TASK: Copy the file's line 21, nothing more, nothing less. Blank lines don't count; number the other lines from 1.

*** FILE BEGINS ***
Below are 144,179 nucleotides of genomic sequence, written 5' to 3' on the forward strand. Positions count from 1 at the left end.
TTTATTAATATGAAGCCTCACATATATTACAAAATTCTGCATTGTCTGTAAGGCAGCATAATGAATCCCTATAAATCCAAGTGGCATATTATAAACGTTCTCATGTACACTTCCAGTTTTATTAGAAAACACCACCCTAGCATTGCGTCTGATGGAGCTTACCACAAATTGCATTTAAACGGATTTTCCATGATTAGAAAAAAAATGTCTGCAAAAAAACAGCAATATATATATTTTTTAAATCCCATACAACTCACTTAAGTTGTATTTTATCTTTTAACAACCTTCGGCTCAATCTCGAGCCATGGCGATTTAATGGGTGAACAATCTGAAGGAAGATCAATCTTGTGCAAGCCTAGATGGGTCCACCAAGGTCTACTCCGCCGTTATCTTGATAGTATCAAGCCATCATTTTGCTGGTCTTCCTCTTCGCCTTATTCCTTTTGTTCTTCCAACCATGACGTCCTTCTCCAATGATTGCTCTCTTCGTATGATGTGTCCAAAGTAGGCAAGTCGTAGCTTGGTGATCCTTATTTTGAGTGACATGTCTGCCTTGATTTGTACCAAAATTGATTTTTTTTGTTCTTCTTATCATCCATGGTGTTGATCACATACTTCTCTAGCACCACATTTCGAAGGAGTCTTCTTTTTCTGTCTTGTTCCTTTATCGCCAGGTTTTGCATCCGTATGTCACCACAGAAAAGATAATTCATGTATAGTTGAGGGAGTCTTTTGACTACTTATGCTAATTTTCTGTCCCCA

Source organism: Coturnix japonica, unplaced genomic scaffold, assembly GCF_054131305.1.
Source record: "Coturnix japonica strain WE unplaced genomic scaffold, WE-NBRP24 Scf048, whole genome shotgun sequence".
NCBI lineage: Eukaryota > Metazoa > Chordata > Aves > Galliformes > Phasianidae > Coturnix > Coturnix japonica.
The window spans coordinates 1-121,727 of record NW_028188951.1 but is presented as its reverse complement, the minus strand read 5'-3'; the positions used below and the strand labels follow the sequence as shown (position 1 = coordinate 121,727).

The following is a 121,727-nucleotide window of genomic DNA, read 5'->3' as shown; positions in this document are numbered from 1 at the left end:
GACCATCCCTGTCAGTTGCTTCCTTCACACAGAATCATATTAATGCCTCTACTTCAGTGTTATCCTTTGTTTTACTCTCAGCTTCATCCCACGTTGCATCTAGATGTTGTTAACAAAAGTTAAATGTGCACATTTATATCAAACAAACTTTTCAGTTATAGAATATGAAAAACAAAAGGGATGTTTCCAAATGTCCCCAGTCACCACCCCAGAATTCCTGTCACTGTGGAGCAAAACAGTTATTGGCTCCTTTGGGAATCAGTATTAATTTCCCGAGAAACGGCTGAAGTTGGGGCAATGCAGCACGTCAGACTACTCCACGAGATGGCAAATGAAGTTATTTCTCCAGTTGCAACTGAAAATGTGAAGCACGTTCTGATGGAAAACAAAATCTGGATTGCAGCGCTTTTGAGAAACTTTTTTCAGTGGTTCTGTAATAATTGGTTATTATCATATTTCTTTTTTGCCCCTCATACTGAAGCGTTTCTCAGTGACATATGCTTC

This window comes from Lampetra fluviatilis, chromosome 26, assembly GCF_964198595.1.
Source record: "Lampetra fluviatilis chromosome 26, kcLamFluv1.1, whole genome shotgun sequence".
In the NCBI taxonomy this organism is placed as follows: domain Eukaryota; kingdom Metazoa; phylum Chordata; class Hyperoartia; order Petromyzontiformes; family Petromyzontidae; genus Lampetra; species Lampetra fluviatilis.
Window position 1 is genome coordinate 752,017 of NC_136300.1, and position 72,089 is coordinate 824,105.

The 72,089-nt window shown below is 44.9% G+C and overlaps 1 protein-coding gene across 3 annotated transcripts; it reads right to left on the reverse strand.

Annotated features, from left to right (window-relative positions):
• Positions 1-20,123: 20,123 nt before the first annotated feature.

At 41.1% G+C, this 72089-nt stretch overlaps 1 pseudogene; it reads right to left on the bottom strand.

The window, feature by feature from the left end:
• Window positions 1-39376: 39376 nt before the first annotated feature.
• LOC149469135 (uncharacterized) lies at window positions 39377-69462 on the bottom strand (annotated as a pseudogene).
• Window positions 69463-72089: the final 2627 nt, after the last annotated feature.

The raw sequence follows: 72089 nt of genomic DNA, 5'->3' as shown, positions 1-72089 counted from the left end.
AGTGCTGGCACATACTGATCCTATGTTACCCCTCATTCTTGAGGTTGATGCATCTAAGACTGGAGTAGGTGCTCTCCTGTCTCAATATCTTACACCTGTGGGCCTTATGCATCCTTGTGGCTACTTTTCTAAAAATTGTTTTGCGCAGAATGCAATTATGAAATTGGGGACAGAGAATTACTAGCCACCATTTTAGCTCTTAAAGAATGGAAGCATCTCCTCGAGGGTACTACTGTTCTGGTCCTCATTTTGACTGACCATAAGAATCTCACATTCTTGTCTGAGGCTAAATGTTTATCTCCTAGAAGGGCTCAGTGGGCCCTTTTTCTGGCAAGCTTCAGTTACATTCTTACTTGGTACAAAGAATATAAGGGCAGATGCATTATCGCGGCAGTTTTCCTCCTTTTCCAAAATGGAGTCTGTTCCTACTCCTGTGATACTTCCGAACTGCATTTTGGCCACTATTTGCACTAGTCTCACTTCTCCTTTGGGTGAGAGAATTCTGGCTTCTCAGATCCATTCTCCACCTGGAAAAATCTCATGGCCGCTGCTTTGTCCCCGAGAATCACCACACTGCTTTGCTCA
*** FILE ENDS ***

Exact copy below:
The raw sequence follows: 72089 nt of genomic DNA, 5'->3' as shown, positions 1-72089 counted from the left end.